A Cut Above – Or Is It?

Much discussion and halachic energy have been expended discussing the halachic legitimacy of Norelco’s Lift-and-Cut shavers. The Lift-and-Cut claims to lift up the hair by one blade and then cut it with a second blade, instead of using a screen-blade scissor action.

It is a fascinating fact that the lift-and-cut “technology” is based on a concept fostered by Gillette razor blade producers that if you insert two razor blades together with a slight gap between them, the first will pull the shaft of the hair up and the second blade will cut the hair below the skin line. Hence, the term “lift and cut”.

Bear in mind that the edge of the razor blade is sharpened to a point of .1mm to .2mm (1/16 of an inch = 1.5mm), so the point of a razor is unquestionably razor sharp! However, users of the dual blade have dispelled the lift-and-cut “theory”. Below are some of the reactions from disgruntled consumers who tested the lift-and-cut straight edge razors.

“If the blade is sharp enough to cut the whisker, it will cut the whisker without pulling it up.”

“I’ve accidentally shaved with two blades. It was awful. They don’t shave any better than a single blade.”

“I tried it despite my better judgment, loaded up my razor with two blades. It didn’t look like it had two blades. Shave felt like it was twice as aggressive but half as efficient.”

The comments dispelling the straight-edge lift-and-cut are very compelling. There were a myriad of ‘Nays’ and not one ‘Yea’ endorsing the lift-and-cut shaver. The overwhelming response of all those attempting to shave with a dual blade was that it doesn’t work. A theory is just a theory, and reality tells the story.

Halachically, where does the Phillips-Norelco electric ‘lift-and-cut’ shaver weigh in? It is the opinion of Rabbi Moshe Heinemann, Rabbinic Administrator of STAR-K, that the “lift-and-cut” is no different than a conventional triple header. The inner blade would have to be tested to see if it is too dull to cut a hair without the assist of the screen. If the blades are too dull to sever a beard hair, then the shaver will qualify for the halachic “misparayim k’ein taar” that Rabbi Moshe Feinstein, zt”l, permits. It is interesting to note that Phillips-Norelco now produces many non-lift-and-cut models whose quality is comparable to their lift-and-cut counterparts. The new conventional triple head blades have to be checked to see if the inner blade is “dull compliant”.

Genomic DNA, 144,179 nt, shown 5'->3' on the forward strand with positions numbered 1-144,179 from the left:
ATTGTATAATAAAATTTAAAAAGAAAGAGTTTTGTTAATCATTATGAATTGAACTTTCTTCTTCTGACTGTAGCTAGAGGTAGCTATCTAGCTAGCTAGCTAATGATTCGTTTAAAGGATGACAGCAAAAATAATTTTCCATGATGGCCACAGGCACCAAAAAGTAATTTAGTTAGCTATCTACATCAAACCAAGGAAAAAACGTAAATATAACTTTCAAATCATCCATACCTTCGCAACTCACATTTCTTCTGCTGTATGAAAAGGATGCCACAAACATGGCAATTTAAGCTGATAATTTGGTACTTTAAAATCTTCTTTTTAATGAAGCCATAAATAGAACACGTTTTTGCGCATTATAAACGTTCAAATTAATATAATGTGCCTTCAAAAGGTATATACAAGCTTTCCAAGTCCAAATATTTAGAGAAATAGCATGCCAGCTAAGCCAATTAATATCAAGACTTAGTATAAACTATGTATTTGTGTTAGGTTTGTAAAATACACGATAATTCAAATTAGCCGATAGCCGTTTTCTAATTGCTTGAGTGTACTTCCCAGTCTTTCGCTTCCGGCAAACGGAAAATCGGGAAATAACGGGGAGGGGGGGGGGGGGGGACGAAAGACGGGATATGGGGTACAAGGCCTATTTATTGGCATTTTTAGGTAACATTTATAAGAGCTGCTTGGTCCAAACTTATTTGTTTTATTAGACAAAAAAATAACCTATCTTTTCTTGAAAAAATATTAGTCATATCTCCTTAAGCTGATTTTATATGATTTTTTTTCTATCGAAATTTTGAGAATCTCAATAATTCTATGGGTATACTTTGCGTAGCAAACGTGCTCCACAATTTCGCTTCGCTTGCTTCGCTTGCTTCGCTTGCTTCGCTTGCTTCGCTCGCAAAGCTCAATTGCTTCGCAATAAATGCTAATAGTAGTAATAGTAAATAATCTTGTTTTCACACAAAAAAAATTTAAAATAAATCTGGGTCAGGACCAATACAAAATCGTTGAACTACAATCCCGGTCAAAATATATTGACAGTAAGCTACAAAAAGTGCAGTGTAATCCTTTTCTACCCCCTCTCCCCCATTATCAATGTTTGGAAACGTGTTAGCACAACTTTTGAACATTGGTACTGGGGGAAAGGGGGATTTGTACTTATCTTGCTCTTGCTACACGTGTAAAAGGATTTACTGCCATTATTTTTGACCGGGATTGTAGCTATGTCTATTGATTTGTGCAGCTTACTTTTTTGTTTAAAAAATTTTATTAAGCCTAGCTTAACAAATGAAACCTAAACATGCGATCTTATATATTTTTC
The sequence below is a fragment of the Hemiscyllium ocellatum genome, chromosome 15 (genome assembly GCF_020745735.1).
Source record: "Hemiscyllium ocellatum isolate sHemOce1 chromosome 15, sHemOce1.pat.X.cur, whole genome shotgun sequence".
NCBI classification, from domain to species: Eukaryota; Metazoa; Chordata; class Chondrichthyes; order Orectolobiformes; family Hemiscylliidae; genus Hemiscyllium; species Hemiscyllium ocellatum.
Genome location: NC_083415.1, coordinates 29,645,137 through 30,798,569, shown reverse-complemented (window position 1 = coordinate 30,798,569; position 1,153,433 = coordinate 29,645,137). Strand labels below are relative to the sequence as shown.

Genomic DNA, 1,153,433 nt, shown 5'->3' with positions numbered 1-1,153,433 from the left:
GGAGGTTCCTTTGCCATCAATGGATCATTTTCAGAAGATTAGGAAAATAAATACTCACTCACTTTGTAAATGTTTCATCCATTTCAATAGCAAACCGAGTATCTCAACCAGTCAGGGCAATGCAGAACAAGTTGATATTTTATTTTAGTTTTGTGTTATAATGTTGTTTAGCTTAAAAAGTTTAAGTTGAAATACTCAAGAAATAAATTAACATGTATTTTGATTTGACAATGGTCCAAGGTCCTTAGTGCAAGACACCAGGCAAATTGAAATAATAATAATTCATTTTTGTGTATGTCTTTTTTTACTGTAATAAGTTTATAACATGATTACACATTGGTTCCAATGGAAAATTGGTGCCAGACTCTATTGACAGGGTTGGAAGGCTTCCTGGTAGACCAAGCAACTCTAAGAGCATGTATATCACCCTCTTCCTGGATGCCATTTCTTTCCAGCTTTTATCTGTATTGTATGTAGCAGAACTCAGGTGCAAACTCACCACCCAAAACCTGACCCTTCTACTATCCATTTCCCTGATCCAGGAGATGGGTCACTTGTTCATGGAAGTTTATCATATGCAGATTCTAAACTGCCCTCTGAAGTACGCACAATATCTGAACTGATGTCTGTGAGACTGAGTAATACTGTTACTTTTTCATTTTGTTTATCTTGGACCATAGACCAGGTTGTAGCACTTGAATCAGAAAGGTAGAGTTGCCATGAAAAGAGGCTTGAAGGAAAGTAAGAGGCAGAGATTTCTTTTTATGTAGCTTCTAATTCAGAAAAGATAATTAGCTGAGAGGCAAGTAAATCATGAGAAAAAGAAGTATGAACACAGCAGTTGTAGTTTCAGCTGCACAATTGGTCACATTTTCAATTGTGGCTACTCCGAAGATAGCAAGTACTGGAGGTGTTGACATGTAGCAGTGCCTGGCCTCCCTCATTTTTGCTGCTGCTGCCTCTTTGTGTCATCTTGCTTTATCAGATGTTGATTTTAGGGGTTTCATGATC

The next halachic challenge in the new One Blade trimmer is that it looks like a straight-edge razor but operates like a linear shaver. The inner blade vibrates in a back and forth linear motion. The screen and inner blade work in tandem, and there are three attachments that will trim down to a five o’clock shadow or a stubble, but not a close shave.

The thickness (or thinness) of the inner blade of the One Blade has been measured at anywhere from .5mm to .9mm, certainly thicker than a straight-edge razor. In fact, when I presented this statistic to Rav Heinemann, shlit”a, he said a shochet’s “chalaf” is honed to .9mm sharpness – definitely sharp enough to cut a beard hair! Even though the One Blade only trims in an unconventional fashion, the inner blade would have to be checked. If it is too sharp, the blade would have to be dulled. The problem with the One Blade is that there is no easy way to dismantle the head without ruining it. Therefore, Rav Heinemann left the halachic status of the One Blade as inconclusive. If it’s sharp enough to shecht a beheima, it’s sharp enough to cut a beard hair.